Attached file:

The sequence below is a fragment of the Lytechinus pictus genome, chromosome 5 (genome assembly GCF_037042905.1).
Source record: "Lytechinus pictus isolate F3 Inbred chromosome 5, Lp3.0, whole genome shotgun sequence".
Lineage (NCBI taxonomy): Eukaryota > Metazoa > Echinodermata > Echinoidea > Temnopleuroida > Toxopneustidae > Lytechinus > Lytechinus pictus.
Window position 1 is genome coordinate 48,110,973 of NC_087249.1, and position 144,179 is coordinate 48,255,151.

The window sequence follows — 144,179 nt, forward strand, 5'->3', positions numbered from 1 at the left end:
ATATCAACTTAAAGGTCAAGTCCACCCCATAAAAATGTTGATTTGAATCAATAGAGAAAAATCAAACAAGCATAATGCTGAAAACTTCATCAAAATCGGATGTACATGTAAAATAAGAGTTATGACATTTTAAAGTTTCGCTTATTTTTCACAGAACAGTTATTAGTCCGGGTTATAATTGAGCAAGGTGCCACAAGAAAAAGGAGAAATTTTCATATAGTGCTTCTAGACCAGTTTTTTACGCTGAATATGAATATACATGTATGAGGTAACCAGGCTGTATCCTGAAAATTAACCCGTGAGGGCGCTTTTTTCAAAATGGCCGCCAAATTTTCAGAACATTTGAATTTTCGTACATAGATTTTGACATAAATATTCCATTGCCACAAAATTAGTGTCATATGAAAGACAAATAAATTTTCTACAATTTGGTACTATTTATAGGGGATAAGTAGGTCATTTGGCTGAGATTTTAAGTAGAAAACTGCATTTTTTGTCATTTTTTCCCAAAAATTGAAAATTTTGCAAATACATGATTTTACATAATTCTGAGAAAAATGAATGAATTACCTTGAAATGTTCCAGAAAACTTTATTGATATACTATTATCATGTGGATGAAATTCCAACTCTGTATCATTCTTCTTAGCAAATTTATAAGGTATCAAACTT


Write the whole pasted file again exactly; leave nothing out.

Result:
The sequence below is a fragment of the Lytechinus pictus genome, chromosome 5 (genome assembly GCF_037042905.1).
Source record: "Lytechinus pictus isolate F3 Inbred chromosome 5, Lp3.0, whole genome shotgun sequence".
Lineage (NCBI taxonomy): Eukaryota > Metazoa > Echinodermata > Echinoidea > Temnopleuroida > Toxopneustidae > Lytechinus > Lytechinus pictus.
Window position 1 is genome coordinate 48,110,973 of NC_087249.1, and position 144,179 is coordinate 48,255,151.

The window sequence follows — 144,179 nt, forward strand, 5'->3', positions numbered from 1 at the left end:
ATATCAACTTAAAGGTCAAGTCCACCCCATAAAAATGTTGATTTGAATCAATAGAGAAAAATCAAACAAGCATAATGCTGAAAACTTCATCAAAATCGGATGTACATGTAAAATAAGAGTTATGACATTTTAAAGTTTCGCTTATTTTTCACAGAACAGTTATTAGTCCGGGTTATAATTGAGCAAGGTGCCACAAGAAAAAGGAGAAATTTTCATATAGTGCTTCTAGACCAGTTTTTTACGCTGAATATGAATATACATGTATGAGGTAACCAGGCTGTATCCTGAAAATTAACCCGTGAGGGCGCTTTTTTCAAAATGGCCGCCAAATTTTCAGAACATTTGAATTTTCGTACATAGATTTTGACATAAATATTCCATTGCCACAAAATTAGTGTCATATGAAAGACAAATAAATTTTCTACAATTTGGTACTATTTATAGGGGATAAGTAGGTCATTTGGCTGAGATTTTAAGTAGAAAACTGCATTTTTTGTCATTTTTTCCCAAAAATTGAAAATTTTGCAAATACATGATTTTACATAATTCTGAGAAAAATGAATGAATTACCTTGAAATGTTCCAGAAAACTTTATTGATATACTATTATCATGTGGATGAAATTCCAACTCTGTATCATTCTTCTTAGCAAATTTATAAGGTATCAAACTT